Nuclear Longevity Guru

13 Nulcear Longevity Guru

Radioactive decay is spontaneous, meaning the rate of decay is unaffected by external factors such as pressure and temperature.

This comic depicts some radioactive nuclei subjecting themselves to heat torture in the mistaken belief that it can postpone their eventual demise. Haha.

Killer Paper

16 Killer Paper

Half-life is the AVERAGE time taken for the activity of a sample of radioactive nuclide to halve.

This comic depicts half the candidates in the examination hall getting “killed” after every 30 minutes, corresponding to a half-life of 30 minutes. Haha.

* Do realize that for actual radioactive decay, a large number of nuclei must be present for half-life to be relevant. Also, radioactivity is random in nature so not exactly half will always decay in exactly one half-life.

Quantum Pay

17 Quantum Bill

Energy of a photon E=hc/λ is inversely proportional to wavelength.

For Gamma rays, energy is delivered in large energy bundles are a few MeV each.

For visible light, energy is delivered by photons that each carries a few eV.

Microwave photons are tiny energy bundles of a few μeV each.

In this comic, Gamma rays, visible light and microwave foot their bill with a million-dollar note, dollar notes, and petty coins respectively. Haha.


Photon Bomb

18 photo bomb

For photoelectric effect, changing the frequency of illuminating light means changing the quantum in which energy is delivered to the metal. Blue light delivers photons that pack more energy each compared to red light.

Photoelectric effect is the interaction between one electron and one photon. This explains why the higher the photon energy, the more energetic the ejected photoelectron. It also explains why there is a threshold frequency below which photoelectric effect cannot occur.

Photoelectric Sniper

20 photoelectric effect

Because light are particles, the photoelectric effect is a one-photon-one-electron interaction, and there is negligible delay between the arrival of the photons and the liberation of the first photoelectron.

If light were waves, the energy delivered must be shared by all the electrons. This ought to result in significant delay between the arrival of the photons and the liberation of the photoelectrons especially when low intensity light is used.

Happy Half-Life-Day

19 Happy half life

At the 10th half-life, the number of undecayed radioactive nuclei in a sample would have dropped to (1/2)10 = 1/1024 of the original number.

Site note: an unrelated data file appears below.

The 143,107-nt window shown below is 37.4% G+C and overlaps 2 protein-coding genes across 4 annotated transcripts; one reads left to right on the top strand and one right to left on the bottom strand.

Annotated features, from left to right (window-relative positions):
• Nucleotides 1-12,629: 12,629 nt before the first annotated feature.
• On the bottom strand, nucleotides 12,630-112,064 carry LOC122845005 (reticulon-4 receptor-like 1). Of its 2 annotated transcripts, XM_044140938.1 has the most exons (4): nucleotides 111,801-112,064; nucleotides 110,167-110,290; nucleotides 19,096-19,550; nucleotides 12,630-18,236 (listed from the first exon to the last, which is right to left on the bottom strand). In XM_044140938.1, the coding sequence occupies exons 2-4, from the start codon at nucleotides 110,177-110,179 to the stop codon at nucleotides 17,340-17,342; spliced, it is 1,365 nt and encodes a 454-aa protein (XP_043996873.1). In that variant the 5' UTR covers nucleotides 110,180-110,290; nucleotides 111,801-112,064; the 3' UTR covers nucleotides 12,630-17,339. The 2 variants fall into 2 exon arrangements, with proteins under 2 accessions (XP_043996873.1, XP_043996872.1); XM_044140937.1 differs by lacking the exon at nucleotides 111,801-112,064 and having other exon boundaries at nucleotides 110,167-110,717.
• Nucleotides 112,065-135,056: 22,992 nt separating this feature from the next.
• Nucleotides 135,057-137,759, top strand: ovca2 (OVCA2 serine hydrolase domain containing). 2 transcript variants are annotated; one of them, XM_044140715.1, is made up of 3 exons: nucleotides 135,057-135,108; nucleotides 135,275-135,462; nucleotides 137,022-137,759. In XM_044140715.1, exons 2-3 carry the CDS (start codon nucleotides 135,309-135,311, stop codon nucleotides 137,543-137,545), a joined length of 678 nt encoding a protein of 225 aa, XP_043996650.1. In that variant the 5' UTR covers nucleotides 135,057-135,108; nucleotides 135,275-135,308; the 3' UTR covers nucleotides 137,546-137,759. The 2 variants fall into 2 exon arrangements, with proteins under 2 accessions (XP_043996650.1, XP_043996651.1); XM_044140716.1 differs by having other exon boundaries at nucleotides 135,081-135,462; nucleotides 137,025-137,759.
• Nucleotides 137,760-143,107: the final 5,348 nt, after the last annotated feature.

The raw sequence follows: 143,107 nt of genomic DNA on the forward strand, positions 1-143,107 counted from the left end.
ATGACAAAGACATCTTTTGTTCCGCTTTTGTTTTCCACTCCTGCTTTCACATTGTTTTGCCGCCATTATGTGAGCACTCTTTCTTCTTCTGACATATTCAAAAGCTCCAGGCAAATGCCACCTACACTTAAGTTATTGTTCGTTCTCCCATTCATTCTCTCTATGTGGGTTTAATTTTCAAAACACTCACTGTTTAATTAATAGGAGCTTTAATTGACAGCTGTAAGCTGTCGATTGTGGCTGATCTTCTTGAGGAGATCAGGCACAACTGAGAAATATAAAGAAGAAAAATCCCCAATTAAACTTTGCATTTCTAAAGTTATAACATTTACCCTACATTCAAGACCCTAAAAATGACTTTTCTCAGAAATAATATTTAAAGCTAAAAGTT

In this comic, the sole survivor of 1024 siblings celebrates his 10th half-life alone. So sad.

* Do realize that for actual radioactive decay, the number of nuclei must be large in order for the decay rate to adhere to the exponential decay function. Also, radioactivity is random in nature so not exactly half will always decay in exactly one half-life.

Radioactivity Psychic

21 Radioactive Crystal Ball gazing

Radioactivity is a random process. Meaning the probability of decay is uniform across all the nuclei in the sample. So even though we totally cannot predict which and when an individual nucleus will decay, we can predict that about half of them will always decay after one half-life.

In this comic, this hard fact of life is revealed to a group of helpless nuclei who have zero control over their own fate. Haha.

Spectral Line CSI

22 Spectral Line CSI

A hot gas emits light with an emission spectrum that consists of discrete lines. This is because the energy levels of a gas atom is quantized, meaning it is only capable of emitting photons with energy corresponding to the energy gaps between a pair of allowed energy levels.

Since the energy structure of each element is unique, the emission spectrum for each element is also unique. This forms the basis for spectroscopy whereby we identify the elements in a hot gas by mapping its emission spectrum to characteristic line spectrum of known elements.

In this comic, the detective identifies the murderer to be Sodium gas, whose characteristic line spectrum contains the famous bright doublet at 588.9950 and 589.5924 nanometers. Haha.

Electron Graduation Ceremony

23 electron graduation ceremony

In the electron diffraction experiment, electrons passing through slits are shown to form a diffraction pattern on a screen. Even though each electron lands at one specific spot on the screen (particle-like behavior), the landing position adheres to a probabilistic density function. So collectively, the electrons form a diffraction pattern (wave-like behavior).

In this comic, electrons walk through a slit at the graduation ceremony. Where each electron will be detected next beyond the slit is really up to chance. But collectively, they will concentrate at the “bright fringes” and be totally absent at the “dark fringes” of the single-slit diffraction pattern. Haha.

Heisenberg’s Homework

24 heisenberg's homework

Heisenberg’s Uncertainty Principle states that there is a lower limit to the product of the uncertainties in energy and time. (ΔEΔt > h/4π)

In this comic, young Heisenberg is explaining that he can’t do his homework since he can’t “have the energy and time” at the same time. Haha.

*Please realize that this comic is based on very loose interpretation of the uncertainty principle.